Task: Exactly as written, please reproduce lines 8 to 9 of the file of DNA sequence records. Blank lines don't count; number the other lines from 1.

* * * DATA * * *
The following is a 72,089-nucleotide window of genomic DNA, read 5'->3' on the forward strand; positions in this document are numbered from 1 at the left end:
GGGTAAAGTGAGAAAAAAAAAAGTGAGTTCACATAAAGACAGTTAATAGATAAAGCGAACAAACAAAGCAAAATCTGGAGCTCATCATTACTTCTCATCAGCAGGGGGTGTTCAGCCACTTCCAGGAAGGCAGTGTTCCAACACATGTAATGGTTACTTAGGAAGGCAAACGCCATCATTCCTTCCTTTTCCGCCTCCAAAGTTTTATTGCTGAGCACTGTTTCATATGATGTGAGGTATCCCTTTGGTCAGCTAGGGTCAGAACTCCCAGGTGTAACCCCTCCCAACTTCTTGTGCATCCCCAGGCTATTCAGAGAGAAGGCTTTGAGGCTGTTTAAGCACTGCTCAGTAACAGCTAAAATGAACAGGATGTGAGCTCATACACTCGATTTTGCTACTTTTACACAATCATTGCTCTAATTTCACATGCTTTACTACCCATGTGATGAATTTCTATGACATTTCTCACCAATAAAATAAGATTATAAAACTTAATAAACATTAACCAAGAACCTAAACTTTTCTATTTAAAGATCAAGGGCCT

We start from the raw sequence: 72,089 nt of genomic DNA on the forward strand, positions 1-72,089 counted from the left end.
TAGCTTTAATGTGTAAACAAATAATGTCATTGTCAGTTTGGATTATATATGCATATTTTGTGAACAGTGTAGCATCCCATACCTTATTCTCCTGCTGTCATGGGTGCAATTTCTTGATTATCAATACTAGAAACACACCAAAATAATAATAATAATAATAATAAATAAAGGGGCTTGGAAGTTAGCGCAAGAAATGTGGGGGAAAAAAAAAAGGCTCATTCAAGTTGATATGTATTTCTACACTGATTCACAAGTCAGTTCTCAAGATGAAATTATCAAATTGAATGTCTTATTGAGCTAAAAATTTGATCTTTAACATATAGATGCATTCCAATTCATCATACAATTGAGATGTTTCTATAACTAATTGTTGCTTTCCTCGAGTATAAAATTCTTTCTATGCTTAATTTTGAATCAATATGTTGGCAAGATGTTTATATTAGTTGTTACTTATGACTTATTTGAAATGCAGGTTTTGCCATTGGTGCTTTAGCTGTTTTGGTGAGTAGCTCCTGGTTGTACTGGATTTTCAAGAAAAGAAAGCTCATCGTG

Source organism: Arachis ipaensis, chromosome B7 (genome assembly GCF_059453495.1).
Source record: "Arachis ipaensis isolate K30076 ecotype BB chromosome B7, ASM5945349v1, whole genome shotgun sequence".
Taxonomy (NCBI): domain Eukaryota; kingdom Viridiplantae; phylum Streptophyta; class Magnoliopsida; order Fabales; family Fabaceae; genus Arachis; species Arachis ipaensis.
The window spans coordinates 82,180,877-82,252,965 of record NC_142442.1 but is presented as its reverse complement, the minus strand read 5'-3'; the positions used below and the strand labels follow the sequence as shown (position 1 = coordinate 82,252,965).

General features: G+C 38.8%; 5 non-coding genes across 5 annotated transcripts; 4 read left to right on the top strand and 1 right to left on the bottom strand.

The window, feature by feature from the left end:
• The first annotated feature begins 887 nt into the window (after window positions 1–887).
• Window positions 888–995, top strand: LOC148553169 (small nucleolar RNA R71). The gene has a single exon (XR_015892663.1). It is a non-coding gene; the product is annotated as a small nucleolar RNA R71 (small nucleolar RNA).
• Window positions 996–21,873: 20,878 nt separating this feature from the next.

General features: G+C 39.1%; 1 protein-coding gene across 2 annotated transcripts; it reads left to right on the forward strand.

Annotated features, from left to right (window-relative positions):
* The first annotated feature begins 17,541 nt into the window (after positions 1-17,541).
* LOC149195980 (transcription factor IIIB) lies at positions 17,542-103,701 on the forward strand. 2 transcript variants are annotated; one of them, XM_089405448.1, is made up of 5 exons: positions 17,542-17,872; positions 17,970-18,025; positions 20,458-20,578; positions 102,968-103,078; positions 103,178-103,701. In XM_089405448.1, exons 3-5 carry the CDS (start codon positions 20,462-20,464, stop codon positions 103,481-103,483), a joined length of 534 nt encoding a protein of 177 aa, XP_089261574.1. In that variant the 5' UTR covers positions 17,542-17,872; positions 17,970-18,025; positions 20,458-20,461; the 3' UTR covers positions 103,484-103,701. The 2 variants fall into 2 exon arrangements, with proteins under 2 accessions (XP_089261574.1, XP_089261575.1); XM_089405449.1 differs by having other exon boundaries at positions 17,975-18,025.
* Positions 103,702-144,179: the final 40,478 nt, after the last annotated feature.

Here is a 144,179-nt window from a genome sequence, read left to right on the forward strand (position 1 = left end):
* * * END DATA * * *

The window spans coordinates 82,180,877-82,252,965 of record NC_142442.1 but is presented as its reverse complement, the minus strand read 5'-3'; the positions used below and the strand labels follow the sequence as shown (position 1 = coordinate 82,252,965).

General features: G+C 38.8%; 5 non-coding genes across 5 annotated transcripts; 4 read left to right on the top strand and 1 right to left on the bottom strand.